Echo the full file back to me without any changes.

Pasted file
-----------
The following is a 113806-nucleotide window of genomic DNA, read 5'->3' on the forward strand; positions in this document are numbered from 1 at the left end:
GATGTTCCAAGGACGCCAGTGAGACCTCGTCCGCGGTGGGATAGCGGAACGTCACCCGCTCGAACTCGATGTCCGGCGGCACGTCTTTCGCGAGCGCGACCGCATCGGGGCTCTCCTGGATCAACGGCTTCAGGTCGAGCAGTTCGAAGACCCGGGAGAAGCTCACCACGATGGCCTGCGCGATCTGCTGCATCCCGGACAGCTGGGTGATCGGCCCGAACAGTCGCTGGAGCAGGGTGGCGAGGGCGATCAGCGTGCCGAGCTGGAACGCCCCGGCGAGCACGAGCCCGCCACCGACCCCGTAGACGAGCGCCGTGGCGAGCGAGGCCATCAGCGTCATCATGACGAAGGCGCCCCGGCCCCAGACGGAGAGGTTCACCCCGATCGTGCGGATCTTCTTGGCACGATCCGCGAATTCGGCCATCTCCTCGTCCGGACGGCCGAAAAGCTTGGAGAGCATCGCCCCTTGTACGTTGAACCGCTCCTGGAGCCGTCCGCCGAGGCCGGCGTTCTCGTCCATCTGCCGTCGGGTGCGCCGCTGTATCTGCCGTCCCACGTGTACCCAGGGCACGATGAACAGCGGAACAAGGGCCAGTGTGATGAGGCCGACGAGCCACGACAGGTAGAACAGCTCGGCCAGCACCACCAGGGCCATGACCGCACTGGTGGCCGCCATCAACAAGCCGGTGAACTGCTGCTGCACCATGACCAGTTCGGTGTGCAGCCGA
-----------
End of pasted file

The following is a 113806-nucleotide window of genomic DNA, read 5'->3' on the forward strand; positions in this document are numbered from 1 at the left end:
GATGTTCCAAGGACGCCAGTGAGACCTCGTCCGCGGTGGGATAGCGGAACGTCACCCGCTCGAACTCGATGTCCGGCGGCACGTCTTTCGCGAGCGCGACCGCATCGGGGCTCTCCTGGATCAACGGCTTCAGGTCGAGCAGTTCGAAGACCCGGGAGAAGCTCACCACGATGGCCTGCGCGATCTGCTGCATCCCGGACAGCTGGGTGATCGGCCCGAACAGTCGCTGGAGCAGGGTGGCGAGGGCGATCAGCGTGCCGAGCTGGAACGCCCCGGCGAGCACGAGCCCGCCACCGACCCCGTAGACGAGCGCCGTGGCGAGCGAGGCCATCAGCGTCATCATGACGAAGGCGCCCCGGCCCCAGACGGAGAGGTTCACCCCGATCGTGCGGATCTTCTTGGCACGATCCGCGAATTCGGCCATCTCCTCGTCCGGACGGCCGAAAAGCTTGGAGAGCATCGCCCCTTGTACGTTGAACCGCTCCTGGAGCCGTCCGCCGAGGCCGGCGTTCTCGTCCATCTGCCGTCGGGTGCGCCGCTGTATCTGCCGTCCCACGTGTACCCAGGGCACGATGAACAGCGGAACAAGGGCCAGTGTGATGAGGCCGACGAGCCACGACAGGTAGAACAGCTCGGCCAGCACCACCAGGGCCATGACCGCACTGGTGGCCGCCATCAACAAGCCGGTGAACTGCTGCTGCACCATGACCAGTTCGGTGTGCAGCCGA